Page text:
At the beginning of each school year my mind turns to memories of gifted student writers I recall with joy, and the others: the earnest failures, the silly childish ones and the few nervy dishonest ones who plagiarized; they live in my head.
For more than half a century I’ve worked, with pleasure, teaching English, most of those years in Manhattan’s only community college. Our student body is probably the most cosmopolitan in the country.
Thus I woke today thinking about my favorite all-time shnook, the freshman in my remedial English class in the 1950’s who began the term by overcutting – four absences were allowed and he had taken eleven. When challenged he’d forthwith appeared with his “doctor’s note” (handwritten and not on letterhead) which asked earnestly that I excuse his patient who was being treated for “newmonia.” The student erred in being so grand; he should have stuck with what he could spell – a “cold.” He did not go quietly. He kept protesting to the end that his doctor was the poor speller.
However, not all bad beginnings are lost causes. One term I taught a young Indian man who’d emigrated with his large family. He often mentioned his respected and venerable elder brother. Then, in his autobiographical first paper, the writer handed in a badly told sloppy tale of witnessing a purse snatching in a grocery store as a small child and determined to go to the Police Academy! Laudable motivation, except I had marked that very same paper a year earlier and noted its many grammatical weaknesses which had not been corrected!
“I know this paper. I’ve marked it before.” I said handing it back.
He blushed and was silent.
“An autobiographical paper is about your own life. If you have no autobiography then you are not alive,” My words were sharp. “Whose life is this?”
There was a long silence.
“My elder brother’s. I couldn’t think of anything so he kindly offered it. Nothing ever happened to me, Professor.”
“You emigrated,” I suggested.
“Oh – I didn’t think of that. When I couldn’t come up with something my brother showed his great kindness.”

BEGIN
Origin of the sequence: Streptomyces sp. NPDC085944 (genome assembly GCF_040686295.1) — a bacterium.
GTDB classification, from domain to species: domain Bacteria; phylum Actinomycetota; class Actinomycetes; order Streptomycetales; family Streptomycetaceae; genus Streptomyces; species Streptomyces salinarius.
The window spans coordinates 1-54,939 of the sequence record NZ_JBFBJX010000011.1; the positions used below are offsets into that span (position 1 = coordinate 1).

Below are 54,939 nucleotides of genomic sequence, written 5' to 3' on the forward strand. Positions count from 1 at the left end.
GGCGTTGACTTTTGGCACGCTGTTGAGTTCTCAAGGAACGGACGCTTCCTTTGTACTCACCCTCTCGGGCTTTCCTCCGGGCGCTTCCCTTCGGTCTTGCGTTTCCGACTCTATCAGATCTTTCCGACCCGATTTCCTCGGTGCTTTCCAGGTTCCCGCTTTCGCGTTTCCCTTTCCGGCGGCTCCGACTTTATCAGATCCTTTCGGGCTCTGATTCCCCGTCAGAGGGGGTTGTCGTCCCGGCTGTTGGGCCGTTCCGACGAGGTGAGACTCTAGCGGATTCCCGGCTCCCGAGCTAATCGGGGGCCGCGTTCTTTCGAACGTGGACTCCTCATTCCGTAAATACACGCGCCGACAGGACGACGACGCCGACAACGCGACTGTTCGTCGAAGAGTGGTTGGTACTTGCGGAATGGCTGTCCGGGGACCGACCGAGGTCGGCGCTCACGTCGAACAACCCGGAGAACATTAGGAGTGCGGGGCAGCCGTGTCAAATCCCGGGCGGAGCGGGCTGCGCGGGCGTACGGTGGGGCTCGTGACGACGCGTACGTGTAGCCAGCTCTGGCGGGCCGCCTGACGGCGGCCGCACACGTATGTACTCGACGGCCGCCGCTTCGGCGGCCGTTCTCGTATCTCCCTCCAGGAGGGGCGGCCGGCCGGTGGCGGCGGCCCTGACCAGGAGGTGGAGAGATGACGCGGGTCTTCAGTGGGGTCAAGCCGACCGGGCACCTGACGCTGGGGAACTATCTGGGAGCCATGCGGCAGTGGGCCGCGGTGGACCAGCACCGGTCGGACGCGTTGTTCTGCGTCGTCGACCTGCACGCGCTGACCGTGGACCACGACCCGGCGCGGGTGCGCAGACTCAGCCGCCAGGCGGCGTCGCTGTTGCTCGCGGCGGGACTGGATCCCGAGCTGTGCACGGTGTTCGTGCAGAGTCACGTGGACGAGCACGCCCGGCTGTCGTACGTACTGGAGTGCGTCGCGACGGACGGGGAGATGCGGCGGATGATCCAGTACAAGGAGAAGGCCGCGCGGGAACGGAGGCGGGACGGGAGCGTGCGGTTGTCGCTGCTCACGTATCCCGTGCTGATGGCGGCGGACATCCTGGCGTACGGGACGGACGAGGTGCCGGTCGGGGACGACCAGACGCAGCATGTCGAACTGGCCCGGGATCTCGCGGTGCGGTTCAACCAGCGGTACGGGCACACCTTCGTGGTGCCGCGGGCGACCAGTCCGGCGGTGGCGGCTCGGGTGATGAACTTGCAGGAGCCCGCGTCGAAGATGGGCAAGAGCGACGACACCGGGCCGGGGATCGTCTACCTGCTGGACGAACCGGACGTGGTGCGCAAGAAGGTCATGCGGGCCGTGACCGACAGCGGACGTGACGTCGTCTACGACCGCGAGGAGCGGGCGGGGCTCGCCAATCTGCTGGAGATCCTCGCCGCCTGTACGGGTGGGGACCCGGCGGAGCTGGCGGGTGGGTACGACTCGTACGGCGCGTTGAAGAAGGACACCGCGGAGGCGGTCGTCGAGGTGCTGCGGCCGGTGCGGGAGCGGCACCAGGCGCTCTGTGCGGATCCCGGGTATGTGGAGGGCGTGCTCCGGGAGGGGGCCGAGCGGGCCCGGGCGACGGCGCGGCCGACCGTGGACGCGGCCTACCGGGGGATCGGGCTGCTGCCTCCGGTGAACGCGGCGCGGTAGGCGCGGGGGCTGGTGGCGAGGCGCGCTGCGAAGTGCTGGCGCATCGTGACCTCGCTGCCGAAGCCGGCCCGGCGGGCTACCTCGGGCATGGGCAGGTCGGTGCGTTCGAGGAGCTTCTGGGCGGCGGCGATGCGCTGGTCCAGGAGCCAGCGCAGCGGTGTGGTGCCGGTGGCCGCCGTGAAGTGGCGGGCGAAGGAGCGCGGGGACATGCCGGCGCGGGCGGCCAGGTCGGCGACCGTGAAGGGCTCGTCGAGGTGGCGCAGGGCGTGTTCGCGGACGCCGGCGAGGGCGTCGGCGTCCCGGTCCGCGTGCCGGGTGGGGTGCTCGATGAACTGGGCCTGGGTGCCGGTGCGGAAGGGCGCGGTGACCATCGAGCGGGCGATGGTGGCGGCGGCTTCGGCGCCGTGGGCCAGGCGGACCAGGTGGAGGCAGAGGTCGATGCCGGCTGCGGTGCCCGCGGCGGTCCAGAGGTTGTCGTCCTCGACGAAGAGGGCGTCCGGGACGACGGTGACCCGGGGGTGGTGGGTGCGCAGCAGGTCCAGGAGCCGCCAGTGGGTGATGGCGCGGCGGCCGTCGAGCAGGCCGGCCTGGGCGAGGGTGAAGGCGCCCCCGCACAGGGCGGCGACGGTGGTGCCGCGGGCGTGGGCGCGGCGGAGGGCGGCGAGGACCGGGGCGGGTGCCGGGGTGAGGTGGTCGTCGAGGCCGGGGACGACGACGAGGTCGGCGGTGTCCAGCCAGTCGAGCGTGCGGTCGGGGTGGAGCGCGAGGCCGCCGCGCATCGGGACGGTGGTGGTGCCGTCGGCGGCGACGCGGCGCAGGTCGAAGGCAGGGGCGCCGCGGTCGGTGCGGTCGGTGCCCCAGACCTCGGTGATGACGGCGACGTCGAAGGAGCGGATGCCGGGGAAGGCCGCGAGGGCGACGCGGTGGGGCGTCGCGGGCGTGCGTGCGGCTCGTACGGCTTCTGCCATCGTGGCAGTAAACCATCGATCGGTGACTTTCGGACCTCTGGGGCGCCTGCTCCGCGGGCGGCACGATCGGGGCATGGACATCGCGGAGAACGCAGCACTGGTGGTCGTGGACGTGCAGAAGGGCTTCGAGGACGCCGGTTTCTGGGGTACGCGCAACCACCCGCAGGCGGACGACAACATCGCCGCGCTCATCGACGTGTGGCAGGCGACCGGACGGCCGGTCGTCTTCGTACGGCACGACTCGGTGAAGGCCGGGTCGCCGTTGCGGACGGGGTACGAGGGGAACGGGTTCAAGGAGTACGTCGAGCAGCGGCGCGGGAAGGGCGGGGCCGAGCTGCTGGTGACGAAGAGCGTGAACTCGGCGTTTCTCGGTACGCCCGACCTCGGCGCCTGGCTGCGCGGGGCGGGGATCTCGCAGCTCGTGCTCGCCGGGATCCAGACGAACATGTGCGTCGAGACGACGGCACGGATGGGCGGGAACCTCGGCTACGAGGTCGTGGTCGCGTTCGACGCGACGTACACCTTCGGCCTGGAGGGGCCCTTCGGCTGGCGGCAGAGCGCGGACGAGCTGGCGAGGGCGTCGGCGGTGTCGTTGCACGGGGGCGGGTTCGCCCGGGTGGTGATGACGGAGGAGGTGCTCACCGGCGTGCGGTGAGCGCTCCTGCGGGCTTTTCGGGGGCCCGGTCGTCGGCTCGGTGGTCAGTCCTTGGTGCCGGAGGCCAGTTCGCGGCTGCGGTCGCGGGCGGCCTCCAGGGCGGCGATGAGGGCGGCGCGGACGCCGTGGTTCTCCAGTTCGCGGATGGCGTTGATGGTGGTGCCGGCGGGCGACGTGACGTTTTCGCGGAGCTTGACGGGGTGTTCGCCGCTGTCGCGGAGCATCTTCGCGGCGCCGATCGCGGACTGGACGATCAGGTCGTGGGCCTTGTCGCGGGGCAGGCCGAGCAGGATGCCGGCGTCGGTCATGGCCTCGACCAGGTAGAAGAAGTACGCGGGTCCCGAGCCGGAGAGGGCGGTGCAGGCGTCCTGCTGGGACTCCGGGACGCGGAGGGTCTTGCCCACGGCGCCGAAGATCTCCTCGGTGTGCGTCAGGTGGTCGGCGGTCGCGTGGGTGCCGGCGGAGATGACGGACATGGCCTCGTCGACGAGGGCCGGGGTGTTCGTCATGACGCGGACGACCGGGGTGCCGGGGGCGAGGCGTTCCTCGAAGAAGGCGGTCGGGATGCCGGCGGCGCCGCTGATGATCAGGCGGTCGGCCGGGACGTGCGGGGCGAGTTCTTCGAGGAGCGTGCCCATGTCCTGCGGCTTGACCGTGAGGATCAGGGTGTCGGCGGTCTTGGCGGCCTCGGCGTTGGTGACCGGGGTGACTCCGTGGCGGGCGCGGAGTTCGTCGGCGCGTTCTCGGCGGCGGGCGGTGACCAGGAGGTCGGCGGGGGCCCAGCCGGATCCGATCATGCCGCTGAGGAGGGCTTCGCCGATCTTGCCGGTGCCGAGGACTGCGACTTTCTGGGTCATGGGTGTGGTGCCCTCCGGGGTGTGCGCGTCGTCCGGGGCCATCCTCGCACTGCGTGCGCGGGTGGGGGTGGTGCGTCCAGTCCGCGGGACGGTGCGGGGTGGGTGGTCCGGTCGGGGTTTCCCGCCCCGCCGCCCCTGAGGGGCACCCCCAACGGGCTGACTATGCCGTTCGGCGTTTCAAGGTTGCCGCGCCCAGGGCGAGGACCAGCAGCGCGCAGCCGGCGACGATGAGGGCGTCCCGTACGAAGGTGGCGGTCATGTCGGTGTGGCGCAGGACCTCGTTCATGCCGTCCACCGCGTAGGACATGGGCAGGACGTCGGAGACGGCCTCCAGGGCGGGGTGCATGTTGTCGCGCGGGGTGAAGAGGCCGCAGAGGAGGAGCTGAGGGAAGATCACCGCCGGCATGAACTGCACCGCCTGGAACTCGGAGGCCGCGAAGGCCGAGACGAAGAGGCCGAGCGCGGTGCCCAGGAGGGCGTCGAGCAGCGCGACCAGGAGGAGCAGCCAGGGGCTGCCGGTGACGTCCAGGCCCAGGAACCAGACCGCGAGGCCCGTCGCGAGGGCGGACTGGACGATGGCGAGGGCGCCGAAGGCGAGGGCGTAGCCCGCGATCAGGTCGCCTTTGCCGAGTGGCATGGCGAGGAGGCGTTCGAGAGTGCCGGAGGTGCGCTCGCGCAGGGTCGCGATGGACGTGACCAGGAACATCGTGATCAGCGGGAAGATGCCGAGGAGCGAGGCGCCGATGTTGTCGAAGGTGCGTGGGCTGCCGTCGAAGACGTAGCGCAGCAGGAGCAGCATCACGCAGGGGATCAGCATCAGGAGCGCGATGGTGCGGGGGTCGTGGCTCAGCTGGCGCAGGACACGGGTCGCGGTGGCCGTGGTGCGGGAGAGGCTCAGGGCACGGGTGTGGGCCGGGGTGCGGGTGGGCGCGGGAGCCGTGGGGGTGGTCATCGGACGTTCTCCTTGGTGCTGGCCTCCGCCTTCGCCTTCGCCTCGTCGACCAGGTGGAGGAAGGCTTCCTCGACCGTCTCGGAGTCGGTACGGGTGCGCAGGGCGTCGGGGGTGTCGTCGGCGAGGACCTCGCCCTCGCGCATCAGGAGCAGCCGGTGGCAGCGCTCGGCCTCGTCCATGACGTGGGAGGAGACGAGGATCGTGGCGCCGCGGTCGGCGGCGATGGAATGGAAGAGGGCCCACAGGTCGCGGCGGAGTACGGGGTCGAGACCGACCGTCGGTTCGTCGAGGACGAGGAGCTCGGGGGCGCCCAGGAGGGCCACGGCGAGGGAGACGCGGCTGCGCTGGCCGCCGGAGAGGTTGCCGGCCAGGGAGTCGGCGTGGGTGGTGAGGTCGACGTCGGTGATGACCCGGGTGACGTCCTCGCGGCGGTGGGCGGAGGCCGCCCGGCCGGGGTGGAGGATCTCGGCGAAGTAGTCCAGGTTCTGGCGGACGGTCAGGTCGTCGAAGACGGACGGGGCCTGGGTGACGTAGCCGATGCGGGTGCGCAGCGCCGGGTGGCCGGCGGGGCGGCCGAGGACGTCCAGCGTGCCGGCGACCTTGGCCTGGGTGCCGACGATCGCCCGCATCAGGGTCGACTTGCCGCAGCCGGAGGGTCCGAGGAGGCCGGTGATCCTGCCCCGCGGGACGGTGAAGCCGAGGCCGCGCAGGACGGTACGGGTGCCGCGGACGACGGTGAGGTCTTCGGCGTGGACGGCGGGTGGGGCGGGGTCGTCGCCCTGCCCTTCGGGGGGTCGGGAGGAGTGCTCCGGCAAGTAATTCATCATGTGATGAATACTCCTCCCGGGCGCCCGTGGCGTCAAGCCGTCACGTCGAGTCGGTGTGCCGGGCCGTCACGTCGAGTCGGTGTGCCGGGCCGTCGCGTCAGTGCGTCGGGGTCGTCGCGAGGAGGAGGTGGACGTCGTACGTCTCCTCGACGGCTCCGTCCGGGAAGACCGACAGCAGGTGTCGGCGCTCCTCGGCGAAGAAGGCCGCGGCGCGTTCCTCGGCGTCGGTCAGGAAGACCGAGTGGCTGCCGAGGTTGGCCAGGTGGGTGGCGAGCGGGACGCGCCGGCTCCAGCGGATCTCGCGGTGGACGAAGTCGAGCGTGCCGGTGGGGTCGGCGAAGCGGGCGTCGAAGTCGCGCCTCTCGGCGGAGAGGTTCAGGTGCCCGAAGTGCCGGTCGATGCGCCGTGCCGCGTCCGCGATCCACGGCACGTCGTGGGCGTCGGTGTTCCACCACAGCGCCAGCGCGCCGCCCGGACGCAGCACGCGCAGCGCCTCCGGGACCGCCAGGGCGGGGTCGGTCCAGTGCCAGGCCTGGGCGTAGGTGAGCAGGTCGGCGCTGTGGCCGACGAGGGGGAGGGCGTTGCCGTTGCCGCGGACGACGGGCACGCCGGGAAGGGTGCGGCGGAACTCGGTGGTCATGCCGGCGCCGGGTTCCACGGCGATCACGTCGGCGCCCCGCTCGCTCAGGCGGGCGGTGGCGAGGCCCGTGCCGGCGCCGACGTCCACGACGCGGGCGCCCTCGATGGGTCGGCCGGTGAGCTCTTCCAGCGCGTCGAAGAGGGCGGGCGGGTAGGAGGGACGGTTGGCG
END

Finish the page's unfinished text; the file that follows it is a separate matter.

“He really didn’t,” I said. “The paper only earned a C-, barely passing. And he was dishonest. He should not go to the Police Academy. And you should drop this course. Why take a writing course if you don’t think you can write a single thing about your own life?”
He looked truly miserable. “Please let me try again,” he pleaded. “Let me stay in the class and do one more paper.”
I considered it. “Only if you promise not to discuss your writing with your elder brother,” I decided. “This is YOUR course.”
His next paper was a neat, carefully detailed description of a modest house in Queens he’d bought for his family (retired parents and five siblings). His elder brother was marrying and could not take on such a burden. I let him stay and he earned a solid honest “B”. It might have been an “A” but for the “kindness” of his elder brother.
I hope he remembers he too is entitled to have a life!
My long-time most hopeless student was an exceedingly pious and sanctimonious fellow in the 1960’s who let us know that he was a regular churchgoer and he NEVER used obscenity. Early on he volunteered to read and then brought a girl up front with him. “She will read the words I wrote but can’t say,” he explained, smiling.
“Wait – you thought them,” I stopped him. “You wrote them. Isn’t that more dangerous than just saying them?”
“No.” He really couldn’t see it. We had this recurrent conversation throughout the term. He wrote several brutal vicious violent stories – scary stuff – I insisted that he read what he wrote and he never understood why I wanted him to say dirty words.
He was hurt when he didn’t get an “A”. I failed with him; I just never got through. And there was no staff psychiatric help available then.
I’ve wondered many times since then about who is saying what he thinks – now.